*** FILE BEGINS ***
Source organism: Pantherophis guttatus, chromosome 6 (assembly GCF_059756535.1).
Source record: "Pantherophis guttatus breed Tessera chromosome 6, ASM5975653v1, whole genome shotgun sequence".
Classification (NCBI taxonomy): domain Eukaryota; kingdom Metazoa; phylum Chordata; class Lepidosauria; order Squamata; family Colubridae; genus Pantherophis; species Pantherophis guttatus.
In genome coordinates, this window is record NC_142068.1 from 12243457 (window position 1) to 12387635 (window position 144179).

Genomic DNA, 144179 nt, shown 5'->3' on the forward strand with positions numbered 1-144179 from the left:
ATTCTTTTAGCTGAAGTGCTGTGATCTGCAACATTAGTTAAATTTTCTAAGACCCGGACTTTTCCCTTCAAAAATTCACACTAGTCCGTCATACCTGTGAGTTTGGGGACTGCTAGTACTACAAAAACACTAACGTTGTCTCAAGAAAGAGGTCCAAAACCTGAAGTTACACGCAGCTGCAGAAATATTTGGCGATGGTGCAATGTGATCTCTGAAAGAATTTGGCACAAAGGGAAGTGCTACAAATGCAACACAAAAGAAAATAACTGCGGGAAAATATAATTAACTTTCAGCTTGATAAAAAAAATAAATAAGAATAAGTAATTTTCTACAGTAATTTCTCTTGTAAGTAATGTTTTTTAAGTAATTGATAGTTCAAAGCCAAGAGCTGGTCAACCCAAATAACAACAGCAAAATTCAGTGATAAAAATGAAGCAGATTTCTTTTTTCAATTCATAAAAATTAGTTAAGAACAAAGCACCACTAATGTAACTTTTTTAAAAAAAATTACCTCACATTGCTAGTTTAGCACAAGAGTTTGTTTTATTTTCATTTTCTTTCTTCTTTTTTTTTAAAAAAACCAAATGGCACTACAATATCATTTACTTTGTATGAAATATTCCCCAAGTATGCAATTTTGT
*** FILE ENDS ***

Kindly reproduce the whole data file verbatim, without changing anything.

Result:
Source organism: Pantherophis guttatus, chromosome 6 (assembly GCF_059756535.1).
Source record: "Pantherophis guttatus breed Tessera chromosome 6, ASM5975653v1, whole genome shotgun sequence".
Classification (NCBI taxonomy): domain Eukaryota; kingdom Metazoa; phylum Chordata; class Lepidosauria; order Squamata; family Colubridae; genus Pantherophis; species Pantherophis guttatus.
In genome coordinates, this window is record NC_142068.1 from 12243457 (window position 1) to 12387635 (window position 144179).

Genomic DNA, 144179 nt, shown 5'->3' on the forward strand with positions numbered 1-144179 from the left:
ATTCTTTTAGCTGAAGTGCTGTGATCTGCAACATTAGTTAAATTTTCTAAGACCCGGACTTTTCCCTTCAAAAATTCACACTAGTCCGTCATACCTGTGAGTTTGGGGACTGCTAGTACTACAAAAACACTAACGTTGTCTCAAGAAAGAGGTCCAAAACCTGAAGTTACACGCAGCTGCAGAAATATTTGGCGATGGTGCAATGTGATCTCTGAAAGAATTTGGCACAAAGGGAAGTGCTACAAATGCAACACAAAAGAAAATAACTGCGGGAAAATATAATTAACTTTCAGCTTGATAAAAAAAATAAATAAGAATAAGTAATTTTCTACAGTAATTTCTCTTGTAAGTAATGTTTTTTAAGTAATTGATAGTTCAAAGCCAAGAGCTGGTCAACCCAAATAACAACAGCAAAATTCAGTGATAAAAATGAAGCAGATTTCTTTTTTCAATTCATAAAAATTAGTTAAGAACAAAGCACCACTAATGTAACTTTTTTAAAAAAAATTACCTCACATTGCTAGTTTAGCACAAGAGTTTGTTTTATTTTCATTTTCTTTCTTCTTTTTTTTTAAAAAAACCAAATGGCACTACAATATCATTTACTTTGTATGAAATATTCCCCAAGTATGCAATTTTGT